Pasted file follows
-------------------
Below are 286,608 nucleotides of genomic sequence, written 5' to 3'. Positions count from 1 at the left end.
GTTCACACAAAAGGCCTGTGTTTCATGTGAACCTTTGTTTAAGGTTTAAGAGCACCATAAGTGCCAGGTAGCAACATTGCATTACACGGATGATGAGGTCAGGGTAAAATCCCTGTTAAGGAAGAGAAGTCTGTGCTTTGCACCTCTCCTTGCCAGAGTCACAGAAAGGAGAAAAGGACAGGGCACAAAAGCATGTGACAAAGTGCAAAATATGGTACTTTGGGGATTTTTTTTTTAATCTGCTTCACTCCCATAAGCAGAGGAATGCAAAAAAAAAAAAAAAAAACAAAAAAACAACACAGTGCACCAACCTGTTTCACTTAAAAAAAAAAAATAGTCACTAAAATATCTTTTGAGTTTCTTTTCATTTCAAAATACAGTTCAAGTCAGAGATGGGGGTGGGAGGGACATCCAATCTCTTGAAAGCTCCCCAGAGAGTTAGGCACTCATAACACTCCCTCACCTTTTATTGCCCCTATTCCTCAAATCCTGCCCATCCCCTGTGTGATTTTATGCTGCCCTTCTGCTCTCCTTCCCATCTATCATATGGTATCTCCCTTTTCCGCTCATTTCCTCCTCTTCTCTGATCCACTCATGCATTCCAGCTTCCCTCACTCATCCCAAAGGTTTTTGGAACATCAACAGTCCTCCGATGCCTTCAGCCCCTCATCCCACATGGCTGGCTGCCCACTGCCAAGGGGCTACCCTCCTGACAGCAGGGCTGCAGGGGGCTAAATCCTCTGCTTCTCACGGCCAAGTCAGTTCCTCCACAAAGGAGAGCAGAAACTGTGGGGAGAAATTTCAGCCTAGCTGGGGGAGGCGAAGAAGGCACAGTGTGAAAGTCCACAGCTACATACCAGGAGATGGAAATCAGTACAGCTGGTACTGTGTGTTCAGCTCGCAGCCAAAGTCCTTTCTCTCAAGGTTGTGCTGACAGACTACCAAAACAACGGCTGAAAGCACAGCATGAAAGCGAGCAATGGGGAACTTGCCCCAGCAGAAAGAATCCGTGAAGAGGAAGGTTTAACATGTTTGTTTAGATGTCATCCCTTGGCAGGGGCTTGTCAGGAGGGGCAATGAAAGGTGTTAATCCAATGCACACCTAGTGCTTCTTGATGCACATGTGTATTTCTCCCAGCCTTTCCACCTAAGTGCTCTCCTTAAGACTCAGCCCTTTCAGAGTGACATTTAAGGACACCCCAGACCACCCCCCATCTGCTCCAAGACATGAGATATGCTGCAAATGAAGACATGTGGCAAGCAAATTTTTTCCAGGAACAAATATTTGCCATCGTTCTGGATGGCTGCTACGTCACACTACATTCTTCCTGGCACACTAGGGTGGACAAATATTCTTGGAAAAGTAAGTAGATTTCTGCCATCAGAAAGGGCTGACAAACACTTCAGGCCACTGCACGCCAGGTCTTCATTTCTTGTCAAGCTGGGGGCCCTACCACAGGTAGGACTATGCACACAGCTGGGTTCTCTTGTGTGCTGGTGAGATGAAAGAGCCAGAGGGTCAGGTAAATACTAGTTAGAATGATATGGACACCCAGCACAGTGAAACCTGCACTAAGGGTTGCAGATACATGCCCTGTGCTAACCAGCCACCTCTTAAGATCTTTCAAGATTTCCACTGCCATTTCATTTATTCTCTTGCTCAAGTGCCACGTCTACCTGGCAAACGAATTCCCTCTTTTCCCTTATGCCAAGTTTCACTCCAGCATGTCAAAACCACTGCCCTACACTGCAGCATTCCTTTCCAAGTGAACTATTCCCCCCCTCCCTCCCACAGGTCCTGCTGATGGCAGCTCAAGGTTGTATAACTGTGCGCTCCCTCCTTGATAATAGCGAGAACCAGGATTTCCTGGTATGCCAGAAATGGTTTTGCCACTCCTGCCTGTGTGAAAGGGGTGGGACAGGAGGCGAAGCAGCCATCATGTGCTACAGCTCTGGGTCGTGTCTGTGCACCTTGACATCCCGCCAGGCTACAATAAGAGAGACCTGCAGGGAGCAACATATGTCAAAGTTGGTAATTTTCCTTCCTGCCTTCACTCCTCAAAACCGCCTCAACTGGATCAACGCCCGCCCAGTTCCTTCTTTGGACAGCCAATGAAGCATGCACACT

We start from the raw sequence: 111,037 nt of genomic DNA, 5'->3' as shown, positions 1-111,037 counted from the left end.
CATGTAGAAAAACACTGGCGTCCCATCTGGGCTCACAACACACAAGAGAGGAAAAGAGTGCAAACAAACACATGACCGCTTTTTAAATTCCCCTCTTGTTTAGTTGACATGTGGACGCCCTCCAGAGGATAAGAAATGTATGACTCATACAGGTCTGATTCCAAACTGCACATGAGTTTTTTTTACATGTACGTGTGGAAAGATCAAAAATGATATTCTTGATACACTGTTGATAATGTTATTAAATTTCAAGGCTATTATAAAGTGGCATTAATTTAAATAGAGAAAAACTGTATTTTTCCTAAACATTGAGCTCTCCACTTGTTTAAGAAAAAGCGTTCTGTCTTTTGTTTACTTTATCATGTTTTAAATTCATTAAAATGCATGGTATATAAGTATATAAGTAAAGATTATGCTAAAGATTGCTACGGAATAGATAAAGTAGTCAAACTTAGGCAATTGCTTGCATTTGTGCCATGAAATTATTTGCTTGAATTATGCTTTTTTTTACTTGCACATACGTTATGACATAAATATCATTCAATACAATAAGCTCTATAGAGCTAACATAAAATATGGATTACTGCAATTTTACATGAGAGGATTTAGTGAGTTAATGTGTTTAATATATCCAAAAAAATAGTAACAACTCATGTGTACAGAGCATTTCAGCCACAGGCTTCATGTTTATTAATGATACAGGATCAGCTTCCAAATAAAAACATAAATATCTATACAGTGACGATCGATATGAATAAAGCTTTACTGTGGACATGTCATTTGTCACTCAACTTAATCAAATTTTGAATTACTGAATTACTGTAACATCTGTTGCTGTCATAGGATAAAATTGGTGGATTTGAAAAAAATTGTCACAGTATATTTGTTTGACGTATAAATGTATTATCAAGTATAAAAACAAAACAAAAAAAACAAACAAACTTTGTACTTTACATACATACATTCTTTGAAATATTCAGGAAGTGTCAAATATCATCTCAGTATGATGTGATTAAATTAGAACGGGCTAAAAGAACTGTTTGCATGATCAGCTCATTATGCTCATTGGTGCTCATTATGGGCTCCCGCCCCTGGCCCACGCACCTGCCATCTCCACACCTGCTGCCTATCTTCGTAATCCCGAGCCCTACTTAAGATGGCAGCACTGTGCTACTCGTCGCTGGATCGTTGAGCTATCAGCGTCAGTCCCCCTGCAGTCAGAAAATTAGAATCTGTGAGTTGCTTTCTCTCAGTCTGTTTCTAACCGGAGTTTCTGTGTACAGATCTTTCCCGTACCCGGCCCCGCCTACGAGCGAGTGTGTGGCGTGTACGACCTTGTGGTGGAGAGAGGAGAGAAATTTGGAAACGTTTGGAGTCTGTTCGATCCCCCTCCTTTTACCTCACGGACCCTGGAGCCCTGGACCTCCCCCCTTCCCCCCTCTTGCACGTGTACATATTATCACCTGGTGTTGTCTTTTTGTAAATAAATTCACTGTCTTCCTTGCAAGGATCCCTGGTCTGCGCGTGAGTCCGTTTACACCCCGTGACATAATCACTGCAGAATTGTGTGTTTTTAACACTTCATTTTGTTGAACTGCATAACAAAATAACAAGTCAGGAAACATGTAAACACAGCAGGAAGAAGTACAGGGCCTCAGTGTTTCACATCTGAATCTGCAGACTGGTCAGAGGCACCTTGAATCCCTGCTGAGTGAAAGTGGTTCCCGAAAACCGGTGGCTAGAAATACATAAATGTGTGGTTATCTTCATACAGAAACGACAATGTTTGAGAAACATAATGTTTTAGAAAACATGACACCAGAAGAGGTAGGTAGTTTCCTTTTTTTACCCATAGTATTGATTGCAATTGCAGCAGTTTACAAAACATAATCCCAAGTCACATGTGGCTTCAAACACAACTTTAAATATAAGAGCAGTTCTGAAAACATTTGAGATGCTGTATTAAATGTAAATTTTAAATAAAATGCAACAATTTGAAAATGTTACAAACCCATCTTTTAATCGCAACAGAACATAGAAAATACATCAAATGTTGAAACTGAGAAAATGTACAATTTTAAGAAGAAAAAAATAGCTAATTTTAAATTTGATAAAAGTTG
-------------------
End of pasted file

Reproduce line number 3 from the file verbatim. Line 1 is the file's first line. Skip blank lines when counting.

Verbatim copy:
We start from the raw sequence: 111,037 nt of genomic DNA, 5'->3' as shown, positions 1-111,037 counted from the left end.